By Thomas Kemper*
I recently met with Karen and Ut To, our missionary leaders in Vietnam. They shared their enthusiasm for mission, their dreams and plans for the growth of the church in Vietnam, and also how we can be a Wesleyan presence there that keeps personal and social holiness together. Karen and Ut hope to start 100 new churches in 2013. It is inspirational and encouraging to meet people like them from around the world who almost every day tell the story how God’s love has transformed them, and is now transforming individuals and communities around them.
The Rev. Karen Vo-To, missionary with Global Ministries assigned to Vietnam, prays for a young participant at a vocational program for the disabled. Photo: Melissa Hinnen
They are also the people behind the statistics of new United Methodist places of worship that has sprung up over the last four years— 3,175 new congregations, cell groups, circuits and preaching points. Each of these numbers represents a new community of faith that accepts God’s grace and love in Jesus Christ, and points toward the transformation of the world. Together, they enlarge the company that shares our commitment to life-transforming faith.
I read these numbers with praise and also humility which is rooted in the awareness that the growth of the church comes not from our human efforts but through God’s initiative through the Holy Spirit. We expect and experience great things in faith as we engage in God’s mission.
574 of the new churches and cell groups came through Mission Initiatives primarily in Asia and Eastern Europe, with some in areas of Africa outside of existing annual conferences. Many of these churches are in Southeast Asia, with 192 in Vietnam. Cambodia and Laos are also areas of growth in that region. The mission in Cambodia is a collaborative among five Methodist mission agencies that is moving toward being an autonomous Methodist church under indigenous leadership.
Global Ministries has responsibility for the Mission Initiatives. One priority is to train pastors and laity for leadership in these emerging churches. We appreciate the important roles that our seminaries, conferences, and congregations play in assisting with such training and donating to this ministry.
The Rev. Ut To, missionary with Global Ministries assigned to Vietnam, participates in song during a worship service in Vietnam.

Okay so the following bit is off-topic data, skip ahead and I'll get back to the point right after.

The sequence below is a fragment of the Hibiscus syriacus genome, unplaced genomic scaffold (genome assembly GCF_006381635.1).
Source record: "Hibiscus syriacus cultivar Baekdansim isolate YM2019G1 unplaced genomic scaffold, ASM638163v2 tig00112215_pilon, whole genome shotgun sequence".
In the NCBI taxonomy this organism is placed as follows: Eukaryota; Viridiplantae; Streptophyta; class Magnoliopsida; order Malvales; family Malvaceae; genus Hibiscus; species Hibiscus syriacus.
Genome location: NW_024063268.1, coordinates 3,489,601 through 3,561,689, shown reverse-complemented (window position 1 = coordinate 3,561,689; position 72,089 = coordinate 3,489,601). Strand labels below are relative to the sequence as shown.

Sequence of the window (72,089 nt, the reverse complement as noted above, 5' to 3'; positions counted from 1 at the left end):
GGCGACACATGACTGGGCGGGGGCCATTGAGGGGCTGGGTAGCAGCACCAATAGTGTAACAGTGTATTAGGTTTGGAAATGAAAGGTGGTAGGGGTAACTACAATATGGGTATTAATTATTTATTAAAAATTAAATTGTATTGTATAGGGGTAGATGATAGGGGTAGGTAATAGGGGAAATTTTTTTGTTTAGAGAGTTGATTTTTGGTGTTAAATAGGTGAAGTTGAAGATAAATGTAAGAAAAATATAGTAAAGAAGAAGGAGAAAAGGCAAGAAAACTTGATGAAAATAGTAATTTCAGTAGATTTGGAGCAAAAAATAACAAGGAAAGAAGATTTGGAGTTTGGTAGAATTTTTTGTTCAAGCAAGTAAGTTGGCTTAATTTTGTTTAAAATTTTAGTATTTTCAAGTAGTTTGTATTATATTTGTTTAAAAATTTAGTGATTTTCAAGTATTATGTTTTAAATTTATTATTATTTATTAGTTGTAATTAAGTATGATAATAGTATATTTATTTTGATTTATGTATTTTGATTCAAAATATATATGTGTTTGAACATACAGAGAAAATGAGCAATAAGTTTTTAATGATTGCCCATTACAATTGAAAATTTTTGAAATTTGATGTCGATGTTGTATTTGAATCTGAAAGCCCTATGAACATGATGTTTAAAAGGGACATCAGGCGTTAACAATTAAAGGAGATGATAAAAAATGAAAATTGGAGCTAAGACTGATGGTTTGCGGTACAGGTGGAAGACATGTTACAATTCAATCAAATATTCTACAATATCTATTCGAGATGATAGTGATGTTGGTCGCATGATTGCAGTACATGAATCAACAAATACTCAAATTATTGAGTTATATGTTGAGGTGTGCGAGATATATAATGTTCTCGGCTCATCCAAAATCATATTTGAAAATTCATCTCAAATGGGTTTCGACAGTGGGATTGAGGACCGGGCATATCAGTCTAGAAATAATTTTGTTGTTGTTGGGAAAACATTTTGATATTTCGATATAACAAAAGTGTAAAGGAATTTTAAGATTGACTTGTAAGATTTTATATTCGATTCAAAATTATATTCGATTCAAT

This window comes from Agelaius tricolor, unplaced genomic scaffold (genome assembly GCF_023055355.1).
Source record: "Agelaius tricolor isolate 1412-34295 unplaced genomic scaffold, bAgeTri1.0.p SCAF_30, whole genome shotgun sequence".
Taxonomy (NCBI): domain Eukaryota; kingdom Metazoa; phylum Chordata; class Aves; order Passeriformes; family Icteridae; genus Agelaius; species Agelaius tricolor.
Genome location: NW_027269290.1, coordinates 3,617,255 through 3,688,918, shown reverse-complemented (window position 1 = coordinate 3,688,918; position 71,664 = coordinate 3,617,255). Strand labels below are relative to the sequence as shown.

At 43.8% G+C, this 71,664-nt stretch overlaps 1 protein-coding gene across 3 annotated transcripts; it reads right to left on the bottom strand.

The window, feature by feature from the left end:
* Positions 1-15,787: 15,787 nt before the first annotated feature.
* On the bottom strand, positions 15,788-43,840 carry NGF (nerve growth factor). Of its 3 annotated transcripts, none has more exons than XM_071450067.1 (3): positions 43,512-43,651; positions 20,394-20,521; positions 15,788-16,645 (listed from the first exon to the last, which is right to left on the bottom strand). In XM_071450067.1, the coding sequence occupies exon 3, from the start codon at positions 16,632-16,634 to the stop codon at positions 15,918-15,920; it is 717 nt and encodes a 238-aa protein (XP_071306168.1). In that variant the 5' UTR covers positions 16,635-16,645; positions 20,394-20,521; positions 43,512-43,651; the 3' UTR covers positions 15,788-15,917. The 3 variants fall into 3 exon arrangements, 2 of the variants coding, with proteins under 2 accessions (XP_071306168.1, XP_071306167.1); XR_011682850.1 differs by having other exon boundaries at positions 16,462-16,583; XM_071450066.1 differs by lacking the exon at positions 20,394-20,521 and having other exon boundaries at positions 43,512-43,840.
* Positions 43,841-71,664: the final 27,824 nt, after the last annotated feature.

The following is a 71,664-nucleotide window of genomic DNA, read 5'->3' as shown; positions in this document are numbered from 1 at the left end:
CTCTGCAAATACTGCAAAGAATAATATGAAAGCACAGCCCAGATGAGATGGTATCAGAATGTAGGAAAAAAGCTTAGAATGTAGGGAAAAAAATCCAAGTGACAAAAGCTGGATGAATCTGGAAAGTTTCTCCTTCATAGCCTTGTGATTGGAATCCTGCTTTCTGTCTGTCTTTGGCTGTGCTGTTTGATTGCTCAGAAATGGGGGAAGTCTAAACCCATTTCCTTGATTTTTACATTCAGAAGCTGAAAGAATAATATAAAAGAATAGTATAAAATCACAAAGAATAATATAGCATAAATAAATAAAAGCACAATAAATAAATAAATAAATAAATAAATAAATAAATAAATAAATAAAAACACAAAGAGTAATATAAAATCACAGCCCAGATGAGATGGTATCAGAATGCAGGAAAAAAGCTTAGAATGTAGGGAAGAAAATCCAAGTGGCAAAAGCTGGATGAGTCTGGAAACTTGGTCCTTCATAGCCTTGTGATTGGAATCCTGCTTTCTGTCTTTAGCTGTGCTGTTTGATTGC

A central lesson we should learn from the new report is to focus on bright spots in our church and thereby create the energy to move forward. Refugees and immigrants are often pivotal in the launch of new Mission Initiatives. Several conferences and districts in East and West Africa have been planted by United Methodist immigrants fleeing from war or famine in their home countries. The remarkable growth of our work in Southeast Asia is the result of migrant involvement in God’s mission.
About a decade ago in both Laos and Vietnam, our first missionaries were indigenous persons who became refugees as a result of armed conflict. They made their way to the United States, became Christians and United Methodists, and felt the call to take the Gospel to their countries of origin. Such persons have an understanding of the culture and the language to make a significant impact.
I am very conscious of the value of immigrant missionaries in the spread of Methodism because it is how our church came to Germany, my homeland in the 19th century. So I owe a big personal debt to a migrant missionary. Whether in Germany in the 19th century or Vietnam in the late 20th century, mission service that may seem small at the time can change the future of people, families, and communities. Those US Methodists receiving the first refugees from that far away land with love and compassion would probably have never dreamt to have sown the first seeds of a new mission movement in South East Asia decades later. This is the way of mission: acting in faith and letting God bring about the increase.
*Kemper is the general secretary for the General Board of Global Ministries.
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